Pin It
Favorite

Book Review 

by JULIET WATERS & r & & r & The Orange Trees of Baghdad & r & by Leilah Nadir & r & & r & & lt;span class= "dropcap " & I & lt;/span & brahim Nadir describes his childhood home in Baghdad: "Rose bushes lined the walls and orange trees hung over the blossoms and dark leaves.... We had a pomegranate tree that bore small fruit that my younger sister liked to eat.... A grapevine crept over a trellis on the patio behind the house, giving us shade in the heat of summer."





Baghdad today -- the Baghdad his daughter Leilah Nadir does her best to describe in The Orange Trees of Baghdad -- does not evoke this picture. Instead, images of mercenaries shooting up innocent Iraqis come to mind. Nadir's uncle Karim describes his aunt Lina's house soon after her death in 2005 -- a house on a street protected by American troops: "Everything was gone.... It was like a plague of locusts had eaten the house clean. ... the kitchen counter, the kitchen and bathroom sinks had vanished too.... Even the copper wire from the electricity cables had been stolen."





But if Baghdad was ever the Garden of Eden, it's been a while. Ibrahim left in 1960 at age 16 on a scholarship to London and never returned. With good reason; teenagers in Baghdad in the early '60s were already patrolling the streets with guns for the Baath party.





After becoming a petroleum engineer, Ibrahim married a British girl and moved to Calgary. Nadir, who lives in Vancouver, British Columbia, never knew her father's family. This makes a family memoir extremely challenging, with a far greater sense of urgency than the average genealogical quest. It's now or never for Nadir; there's a good chance her relatives and evidence of their lives will be destroyed at any time.





The picture Nadir provides is of a continuum of suffering in Iraq. The orange trees at her aunt Lina's house had started dying during the Gulf War. Still, the despair her relatives feel at the prospect of leaving Baghdad is palpable.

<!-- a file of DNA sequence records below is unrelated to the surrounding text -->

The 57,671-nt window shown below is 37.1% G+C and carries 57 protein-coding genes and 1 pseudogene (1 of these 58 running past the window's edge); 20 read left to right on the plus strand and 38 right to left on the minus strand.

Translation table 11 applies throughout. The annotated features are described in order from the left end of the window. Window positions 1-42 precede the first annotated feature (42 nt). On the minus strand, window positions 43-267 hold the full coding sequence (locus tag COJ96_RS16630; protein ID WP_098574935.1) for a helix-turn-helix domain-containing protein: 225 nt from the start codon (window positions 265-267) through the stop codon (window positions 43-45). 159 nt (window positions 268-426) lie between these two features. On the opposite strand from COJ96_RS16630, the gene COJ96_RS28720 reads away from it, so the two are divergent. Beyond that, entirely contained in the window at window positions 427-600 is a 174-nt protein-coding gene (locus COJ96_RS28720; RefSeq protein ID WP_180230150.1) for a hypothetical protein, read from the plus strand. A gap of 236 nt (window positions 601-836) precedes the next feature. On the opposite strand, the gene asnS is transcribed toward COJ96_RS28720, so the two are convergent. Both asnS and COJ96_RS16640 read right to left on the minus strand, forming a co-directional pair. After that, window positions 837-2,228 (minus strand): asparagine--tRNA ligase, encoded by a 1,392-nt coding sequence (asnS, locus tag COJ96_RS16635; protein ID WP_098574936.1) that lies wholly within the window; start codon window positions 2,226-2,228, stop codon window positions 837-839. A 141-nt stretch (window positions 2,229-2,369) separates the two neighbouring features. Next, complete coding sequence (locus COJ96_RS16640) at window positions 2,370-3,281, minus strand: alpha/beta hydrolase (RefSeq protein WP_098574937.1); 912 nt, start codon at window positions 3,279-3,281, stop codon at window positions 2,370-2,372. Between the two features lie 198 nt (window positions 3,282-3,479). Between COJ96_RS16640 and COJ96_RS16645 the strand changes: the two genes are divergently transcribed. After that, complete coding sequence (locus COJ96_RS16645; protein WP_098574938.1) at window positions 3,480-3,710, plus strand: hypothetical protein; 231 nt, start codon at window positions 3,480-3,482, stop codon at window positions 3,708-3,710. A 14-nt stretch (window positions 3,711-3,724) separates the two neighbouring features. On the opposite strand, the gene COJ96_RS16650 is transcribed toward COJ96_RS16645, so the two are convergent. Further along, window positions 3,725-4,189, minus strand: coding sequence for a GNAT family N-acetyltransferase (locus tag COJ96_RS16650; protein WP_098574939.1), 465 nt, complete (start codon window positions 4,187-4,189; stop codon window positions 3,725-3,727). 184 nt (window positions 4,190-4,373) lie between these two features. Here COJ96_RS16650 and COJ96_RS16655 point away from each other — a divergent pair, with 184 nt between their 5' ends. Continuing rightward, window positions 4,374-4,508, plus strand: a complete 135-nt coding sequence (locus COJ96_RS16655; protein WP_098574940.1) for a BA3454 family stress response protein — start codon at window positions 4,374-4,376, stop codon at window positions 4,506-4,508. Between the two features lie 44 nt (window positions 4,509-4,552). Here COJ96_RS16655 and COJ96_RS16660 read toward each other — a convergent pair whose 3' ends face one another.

It's hard to avoid the reality in this poignant memoir -- so far, published only in Canada -- that Nadir's roots are ours, too -- roots that seem to be rotting with every page we turn.





This review originally appeared in the Montreal Mirror.

  • Pin It

Latest in News

  • Seven Ways Drought is Impacting the Inland Northwest
  • Seven Ways Drought is Impacting the Inland Northwest

    No, it's not as bad as in California, but drought is taking a hefty toll
    • Jul 29, 2015
  • Hopeless for Heroin
  • Hopeless for Heroin

    As heroin deaths continue to rise in Washington state, what can a parent do to save a child from the depths of addiction?
    • Jul 29, 2015
  • Call Mr. Yuk
  • Call Mr. Yuk

    Gov. Inslee avoids the "poison pill"; plus, pushing back against empty Kickstarter promises
    • Jul 29, 2015
  • More »

Comments

Subscribe to this thread:

Add a comment

Today | Thu | Fri | Sat | Sun | Mon | Tue
Moscow ArtWalk 2015

Moscow ArtWalk 2015 @ Downtown Moscow

Tuesdays, Thursdays, Sundays. Continues through Aug. 31

All of today's events | Staff Picks

More by n/a

  • Iron Upgrade
  • Iron Upgrade

    The new one is smart and funny and action-packed, and it’s bigger and better and sleeker. And Downey does it again, this time ramping up Stark’s arrogant wisecracking, telling anyone who’ll listen (mostly women) that, via the creation of his powerful Iron Man suit, he’s brought years of uninterrupted peace to the world.
    • May 12, 2010
  • Seeing Gay
  • Seeing Gay

    A festival showing GLBT from all angles
    • Nov 9, 2009
  • Get Out the Vote
  • Get Out the Vote

    With all the uncertainty in the world these days, hot wings and cold beer are two things we can get behind
    • Nov 9, 2009
  • More »

Most Commented On

  • Patrolling While Black

    Gordon Grant's nearly 30 years as a Spokane cop have been affected by race, but that's not the whole story
    • Jul 8, 2015
  • Rushing's Rant

    The Airway Heights City Council has asked the mayor to resign after posting a racist Facebook message
    • Jul 15, 2015
  • More »

© 2015 Inlander
Website powered by Foundation